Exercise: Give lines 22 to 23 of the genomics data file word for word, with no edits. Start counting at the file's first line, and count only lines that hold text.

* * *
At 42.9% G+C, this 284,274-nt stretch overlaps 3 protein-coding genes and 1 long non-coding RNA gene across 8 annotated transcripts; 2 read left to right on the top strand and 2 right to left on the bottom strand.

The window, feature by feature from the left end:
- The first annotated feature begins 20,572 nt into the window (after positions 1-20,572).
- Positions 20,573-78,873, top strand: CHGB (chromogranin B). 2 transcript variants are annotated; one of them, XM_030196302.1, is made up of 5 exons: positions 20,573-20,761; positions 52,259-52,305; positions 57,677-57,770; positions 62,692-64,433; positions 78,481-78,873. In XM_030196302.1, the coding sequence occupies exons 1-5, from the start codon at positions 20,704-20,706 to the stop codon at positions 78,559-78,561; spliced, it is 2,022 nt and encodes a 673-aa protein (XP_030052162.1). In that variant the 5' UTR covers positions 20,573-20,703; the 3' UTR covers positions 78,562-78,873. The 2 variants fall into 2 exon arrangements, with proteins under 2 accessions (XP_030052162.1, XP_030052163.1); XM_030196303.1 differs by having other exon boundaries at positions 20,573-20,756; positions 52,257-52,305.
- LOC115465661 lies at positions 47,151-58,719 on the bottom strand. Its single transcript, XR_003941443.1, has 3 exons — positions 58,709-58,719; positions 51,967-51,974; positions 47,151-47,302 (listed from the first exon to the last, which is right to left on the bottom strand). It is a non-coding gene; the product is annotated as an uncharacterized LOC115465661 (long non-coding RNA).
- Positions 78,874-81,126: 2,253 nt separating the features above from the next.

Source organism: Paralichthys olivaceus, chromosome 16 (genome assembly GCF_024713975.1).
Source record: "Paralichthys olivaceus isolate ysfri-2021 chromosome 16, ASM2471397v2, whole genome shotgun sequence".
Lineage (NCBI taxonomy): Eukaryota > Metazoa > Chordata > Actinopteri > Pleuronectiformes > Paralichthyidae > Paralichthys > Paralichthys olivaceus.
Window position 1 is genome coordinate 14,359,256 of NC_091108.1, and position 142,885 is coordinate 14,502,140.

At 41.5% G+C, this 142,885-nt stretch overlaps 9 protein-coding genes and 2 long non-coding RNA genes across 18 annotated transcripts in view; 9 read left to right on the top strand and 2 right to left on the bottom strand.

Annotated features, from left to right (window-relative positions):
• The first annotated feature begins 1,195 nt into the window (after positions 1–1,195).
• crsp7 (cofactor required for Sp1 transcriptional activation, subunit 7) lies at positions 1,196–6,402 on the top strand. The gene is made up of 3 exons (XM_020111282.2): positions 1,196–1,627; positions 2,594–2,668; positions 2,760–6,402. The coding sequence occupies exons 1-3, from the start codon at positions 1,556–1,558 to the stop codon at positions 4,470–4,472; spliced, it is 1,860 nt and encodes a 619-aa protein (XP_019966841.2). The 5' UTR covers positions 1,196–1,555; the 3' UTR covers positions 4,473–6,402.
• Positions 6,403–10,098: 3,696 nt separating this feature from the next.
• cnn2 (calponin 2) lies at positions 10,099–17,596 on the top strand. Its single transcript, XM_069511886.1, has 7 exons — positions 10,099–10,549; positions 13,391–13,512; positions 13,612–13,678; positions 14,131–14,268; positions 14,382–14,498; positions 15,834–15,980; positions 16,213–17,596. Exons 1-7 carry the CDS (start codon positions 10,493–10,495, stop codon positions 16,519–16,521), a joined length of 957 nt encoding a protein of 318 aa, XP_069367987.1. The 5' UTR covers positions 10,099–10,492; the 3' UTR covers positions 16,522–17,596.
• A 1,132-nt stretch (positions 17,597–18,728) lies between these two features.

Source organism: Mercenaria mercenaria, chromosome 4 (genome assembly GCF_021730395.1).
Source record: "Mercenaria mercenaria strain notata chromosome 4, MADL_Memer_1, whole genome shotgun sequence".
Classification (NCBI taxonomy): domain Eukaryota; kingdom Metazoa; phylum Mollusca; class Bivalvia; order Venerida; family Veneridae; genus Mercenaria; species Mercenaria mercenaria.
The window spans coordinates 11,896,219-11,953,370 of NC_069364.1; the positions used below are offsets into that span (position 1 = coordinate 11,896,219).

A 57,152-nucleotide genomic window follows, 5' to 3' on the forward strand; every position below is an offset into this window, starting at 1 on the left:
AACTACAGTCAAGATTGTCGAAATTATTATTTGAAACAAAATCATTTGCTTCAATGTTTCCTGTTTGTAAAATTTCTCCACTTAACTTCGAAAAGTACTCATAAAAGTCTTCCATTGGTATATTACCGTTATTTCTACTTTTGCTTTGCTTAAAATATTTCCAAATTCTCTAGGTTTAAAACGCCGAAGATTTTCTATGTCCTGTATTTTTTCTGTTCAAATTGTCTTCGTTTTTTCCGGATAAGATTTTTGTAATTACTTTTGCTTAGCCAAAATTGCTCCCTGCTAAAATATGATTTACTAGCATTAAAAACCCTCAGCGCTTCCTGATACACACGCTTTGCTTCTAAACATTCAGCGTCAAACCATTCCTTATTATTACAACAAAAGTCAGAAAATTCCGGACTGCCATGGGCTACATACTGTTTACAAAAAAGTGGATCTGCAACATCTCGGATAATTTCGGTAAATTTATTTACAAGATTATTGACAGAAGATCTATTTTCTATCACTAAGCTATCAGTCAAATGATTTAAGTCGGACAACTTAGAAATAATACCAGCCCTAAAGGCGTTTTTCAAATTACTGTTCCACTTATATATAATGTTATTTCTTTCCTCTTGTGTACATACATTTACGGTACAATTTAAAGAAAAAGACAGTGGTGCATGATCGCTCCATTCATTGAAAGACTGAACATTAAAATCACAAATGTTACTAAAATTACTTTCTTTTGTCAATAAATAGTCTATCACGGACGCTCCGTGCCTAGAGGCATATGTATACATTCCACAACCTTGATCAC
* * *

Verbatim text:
A 57,152-nucleotide genomic window follows, 5' to 3' on the forward strand; every position below is an offset into this window, starting at 1 on the left:
AACTACAGTCAAGATTGTCGAAATTATTATTTGAAACAAAATCATTTGCTTCAATGTTTCCTGTTTGTAAAATTTCTCCACTTAACTTCGAAAAGTACTCATAAAAGTCTTCCATTGGTATATTACCGTTATTTCTACTTTTGCTTTGCTTAAAATATTTCCAAATTCTCTAGGTTTAAAACGCCGAAGATTTTCTATGTCCTGTATTTTTTCTGTTCAAATTGTCTTCGTTTTTTCCGGATAAGATTTTTGTAATTACTTTTGCTTAGCCAAAATTGCTCCCTGCTAAAATATGATTTACTAGCATTAAAAACCCTCAGCGCTTCCTGATACACACGCTTTGCTTCTAAACATTCAGCGTCAAACCATTCCTTATTATTACAACAAAAGTCAGAAAATTCCGGACTGCCATGGGCTACATACTGTTTACAAAAAAGTGGATCTGCAACATCTCGGATAATTTCGGTAAATTTATTTACAAGATTATTGACAGAAGATCTATTTTCTATCACTAAGCTATCAGTCAAATGATTTAAGTCGGACAACTTAGAAATAATACCAGCCCTAAAGGCGTTTTTCAAATTACTGTTCCACTTATATATAATGTTATTTCTTTCCTCTTGTGTACATACATTTACGGTACAATTTAAAGAAAAAGACAGTGGTGCATGATCGCTCCATTCATTGAAAGACTGAACATTAAAATCACAAATGTTACTAAAATTACTTTCTTTTGTCAATAAATAGTCTATCACGGACGCTCCGTGCCTAGAGGCATATGTATACATTCCACAACCTTGATCAC